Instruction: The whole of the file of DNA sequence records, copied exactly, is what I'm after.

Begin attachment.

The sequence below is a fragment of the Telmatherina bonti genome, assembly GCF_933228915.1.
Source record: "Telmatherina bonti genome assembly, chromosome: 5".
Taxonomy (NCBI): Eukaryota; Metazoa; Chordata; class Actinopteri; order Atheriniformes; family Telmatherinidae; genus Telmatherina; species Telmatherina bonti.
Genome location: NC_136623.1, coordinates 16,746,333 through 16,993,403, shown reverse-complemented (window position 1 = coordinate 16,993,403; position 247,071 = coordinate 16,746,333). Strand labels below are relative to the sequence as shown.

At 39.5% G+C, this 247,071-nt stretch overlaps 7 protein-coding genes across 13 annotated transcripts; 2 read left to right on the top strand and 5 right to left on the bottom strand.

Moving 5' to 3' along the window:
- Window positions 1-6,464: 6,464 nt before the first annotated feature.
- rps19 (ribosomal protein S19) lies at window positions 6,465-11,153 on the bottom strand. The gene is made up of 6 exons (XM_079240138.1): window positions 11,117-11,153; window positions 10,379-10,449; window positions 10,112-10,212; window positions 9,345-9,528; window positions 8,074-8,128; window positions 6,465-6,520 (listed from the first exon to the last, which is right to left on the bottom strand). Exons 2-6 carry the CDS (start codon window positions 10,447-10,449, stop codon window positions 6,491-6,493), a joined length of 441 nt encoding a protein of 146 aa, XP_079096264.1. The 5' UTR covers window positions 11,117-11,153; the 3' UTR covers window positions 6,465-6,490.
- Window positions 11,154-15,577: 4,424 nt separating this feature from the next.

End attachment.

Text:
The sequence below is a fragment of the Telmatherina bonti genome, assembly GCF_933228915.1.
Source record: "Telmatherina bonti genome assembly, chromosome: 5".
Taxonomy (NCBI): Eukaryota; Metazoa; Chordata; class Actinopteri; order Atheriniformes; family Telmatherinidae; genus Telmatherina; species Telmatherina bonti.
Genome location: NC_136623.1, coordinates 16,746,333 through 16,993,403, shown reverse-complemented (window position 1 = coordinate 16,993,403; position 247,071 = coordinate 16,746,333). Strand labels below are relative to the sequence as shown.

At 39.5% G+C, this 247,071-nt stretch overlaps 7 protein-coding genes across 13 annotated transcripts; 2 read left to right on the top strand and 5 right to left on the bottom strand.

Moving 5' to 3' along the window:
- Window positions 1-6,464: 6,464 nt before the first annotated feature.
- rps19 (ribosomal protein S19) lies at window positions 6,465-11,153 on the bottom strand. The gene is made up of 6 exons (XM_079240138.1): window positions 11,117-11,153; window positions 10,379-10,449; window positions 10,112-10,212; window positions 9,345-9,528; window positions 8,074-8,128; window positions 6,465-6,520 (listed from the first exon to the last, which is right to left on the bottom strand). Exons 2-6 carry the CDS (start codon window positions 10,447-10,449, stop codon window positions 6,491-6,493), a joined length of 441 nt encoding a protein of 146 aa, XP_079096264.1. The 5' UTR covers window positions 11,117-11,153; the 3' UTR covers window positions 6,465-6,490.
- Window positions 11,154-15,577: 4,424 nt separating this feature from the next.